We considered that the copy number of the mutagenesis vector could be used to discriminate homozygous and heterozygous cells, and thus to select for homozygous mutants independently of phenotype. If the initial mutagenesis is limited to one mutation per cell, then homozygous mutant cells will have two mutations (at allelic positions). We therefore designed reporter constructs that are selectable based on the number of expressed copies in the cell. These constructs contain only one promoter and coding sequence for two different resistance genes. The two genes are expressed mutually exclusively; the expressed gene can be switched by the action of Cre recombinase. This is achieved either by deletion of one of the genes (vector DHSV, Figure 1B) or inversion when the genes are arranged tail-to-tail (vector TNN; Figure 1C). DHSV contains tandemly arranged bsd and puroΔTK genes (29) that confer blasticidin and puromycin resistance, respectively. TNN contains puroΔTK and a neo gene, which confers resistance to the drug G418, in the opposite orientation.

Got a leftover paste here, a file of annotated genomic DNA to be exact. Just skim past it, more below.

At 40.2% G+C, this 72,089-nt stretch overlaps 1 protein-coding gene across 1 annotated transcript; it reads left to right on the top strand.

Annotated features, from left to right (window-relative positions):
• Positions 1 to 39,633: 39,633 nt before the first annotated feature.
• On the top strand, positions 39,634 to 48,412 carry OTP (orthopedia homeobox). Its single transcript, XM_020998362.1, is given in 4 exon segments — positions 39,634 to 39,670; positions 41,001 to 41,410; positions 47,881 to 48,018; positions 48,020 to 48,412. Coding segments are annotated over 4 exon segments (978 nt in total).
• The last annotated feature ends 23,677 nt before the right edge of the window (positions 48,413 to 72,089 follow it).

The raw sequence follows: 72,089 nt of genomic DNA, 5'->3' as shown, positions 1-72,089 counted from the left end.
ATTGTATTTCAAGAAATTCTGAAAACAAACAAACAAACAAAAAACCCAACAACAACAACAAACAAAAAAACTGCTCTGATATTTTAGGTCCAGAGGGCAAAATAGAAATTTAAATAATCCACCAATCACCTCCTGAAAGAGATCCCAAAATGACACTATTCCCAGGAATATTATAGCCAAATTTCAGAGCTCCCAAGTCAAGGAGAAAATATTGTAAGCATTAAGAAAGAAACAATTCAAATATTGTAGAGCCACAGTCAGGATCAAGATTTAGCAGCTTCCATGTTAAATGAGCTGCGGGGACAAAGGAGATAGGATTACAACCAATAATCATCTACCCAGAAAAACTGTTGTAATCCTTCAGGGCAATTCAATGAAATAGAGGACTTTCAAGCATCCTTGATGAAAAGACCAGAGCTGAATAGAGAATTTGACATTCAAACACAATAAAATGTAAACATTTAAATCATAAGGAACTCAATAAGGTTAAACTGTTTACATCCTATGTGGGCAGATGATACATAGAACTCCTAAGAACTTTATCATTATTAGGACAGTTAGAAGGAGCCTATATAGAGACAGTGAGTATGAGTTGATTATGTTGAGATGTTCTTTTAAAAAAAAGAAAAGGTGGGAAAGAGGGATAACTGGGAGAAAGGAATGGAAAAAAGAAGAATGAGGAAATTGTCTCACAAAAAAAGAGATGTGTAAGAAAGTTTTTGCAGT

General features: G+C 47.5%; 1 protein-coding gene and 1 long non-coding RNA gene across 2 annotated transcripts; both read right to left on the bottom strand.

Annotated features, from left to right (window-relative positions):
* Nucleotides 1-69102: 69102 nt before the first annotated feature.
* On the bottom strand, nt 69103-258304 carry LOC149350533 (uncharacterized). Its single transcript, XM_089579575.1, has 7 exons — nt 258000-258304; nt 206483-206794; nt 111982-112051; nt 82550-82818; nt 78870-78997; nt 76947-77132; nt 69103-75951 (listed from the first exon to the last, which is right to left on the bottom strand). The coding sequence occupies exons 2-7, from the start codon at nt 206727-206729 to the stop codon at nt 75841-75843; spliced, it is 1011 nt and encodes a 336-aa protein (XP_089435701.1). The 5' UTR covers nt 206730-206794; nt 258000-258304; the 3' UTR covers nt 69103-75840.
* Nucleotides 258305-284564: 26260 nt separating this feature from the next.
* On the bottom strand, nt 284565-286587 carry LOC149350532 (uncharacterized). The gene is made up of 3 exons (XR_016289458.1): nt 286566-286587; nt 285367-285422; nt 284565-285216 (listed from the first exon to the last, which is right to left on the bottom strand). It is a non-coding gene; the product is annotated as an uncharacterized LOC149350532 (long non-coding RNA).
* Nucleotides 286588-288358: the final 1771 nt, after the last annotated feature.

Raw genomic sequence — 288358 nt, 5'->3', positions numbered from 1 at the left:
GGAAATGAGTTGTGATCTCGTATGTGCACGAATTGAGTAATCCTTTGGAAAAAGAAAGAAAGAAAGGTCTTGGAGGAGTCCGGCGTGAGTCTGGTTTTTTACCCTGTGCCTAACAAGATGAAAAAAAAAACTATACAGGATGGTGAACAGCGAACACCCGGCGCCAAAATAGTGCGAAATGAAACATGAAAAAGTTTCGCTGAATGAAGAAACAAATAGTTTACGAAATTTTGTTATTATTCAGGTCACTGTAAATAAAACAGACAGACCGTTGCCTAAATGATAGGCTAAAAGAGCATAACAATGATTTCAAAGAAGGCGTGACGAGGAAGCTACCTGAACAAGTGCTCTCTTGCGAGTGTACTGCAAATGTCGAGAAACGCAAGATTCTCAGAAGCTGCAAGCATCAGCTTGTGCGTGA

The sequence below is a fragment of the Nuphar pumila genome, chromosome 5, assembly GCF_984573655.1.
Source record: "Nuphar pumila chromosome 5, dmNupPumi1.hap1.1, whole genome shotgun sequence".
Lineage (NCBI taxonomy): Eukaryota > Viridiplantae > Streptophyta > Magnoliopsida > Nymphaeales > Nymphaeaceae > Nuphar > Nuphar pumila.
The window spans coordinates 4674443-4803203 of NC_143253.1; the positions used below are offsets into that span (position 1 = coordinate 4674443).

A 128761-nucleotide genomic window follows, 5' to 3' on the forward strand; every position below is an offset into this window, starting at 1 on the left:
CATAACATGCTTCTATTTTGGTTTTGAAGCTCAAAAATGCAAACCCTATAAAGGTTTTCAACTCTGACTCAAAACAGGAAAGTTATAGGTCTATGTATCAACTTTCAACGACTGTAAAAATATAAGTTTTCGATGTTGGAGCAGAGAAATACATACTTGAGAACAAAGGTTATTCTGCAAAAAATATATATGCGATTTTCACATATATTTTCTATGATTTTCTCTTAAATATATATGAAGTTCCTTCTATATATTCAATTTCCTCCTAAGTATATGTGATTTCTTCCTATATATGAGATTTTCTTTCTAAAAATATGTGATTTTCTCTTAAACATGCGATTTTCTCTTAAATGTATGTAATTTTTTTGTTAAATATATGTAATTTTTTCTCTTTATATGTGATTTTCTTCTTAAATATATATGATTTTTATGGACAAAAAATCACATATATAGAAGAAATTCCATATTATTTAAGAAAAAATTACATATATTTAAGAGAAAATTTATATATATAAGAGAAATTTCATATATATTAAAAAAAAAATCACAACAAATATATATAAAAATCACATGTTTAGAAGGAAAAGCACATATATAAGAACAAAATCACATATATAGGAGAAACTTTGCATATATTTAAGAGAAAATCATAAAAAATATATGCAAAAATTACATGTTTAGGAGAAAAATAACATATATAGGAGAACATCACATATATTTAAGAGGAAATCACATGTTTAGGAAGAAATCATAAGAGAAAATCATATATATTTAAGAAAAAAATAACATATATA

Cells bearing a single copy of such a construct can only be resistant to one drug at a time. However, in the case where cells have two or more copies of the construct, transient treatment with Cre will result in some cells with both forms of the construct, expressing both resistance genes. These cells will be resistant to both drugs. Thus, these constructs are predicted to allow stringent selection against cells with only one copy (i.e. heterozygous mutants) and to recover a subset of cells with two or more copies (homozygous mutants).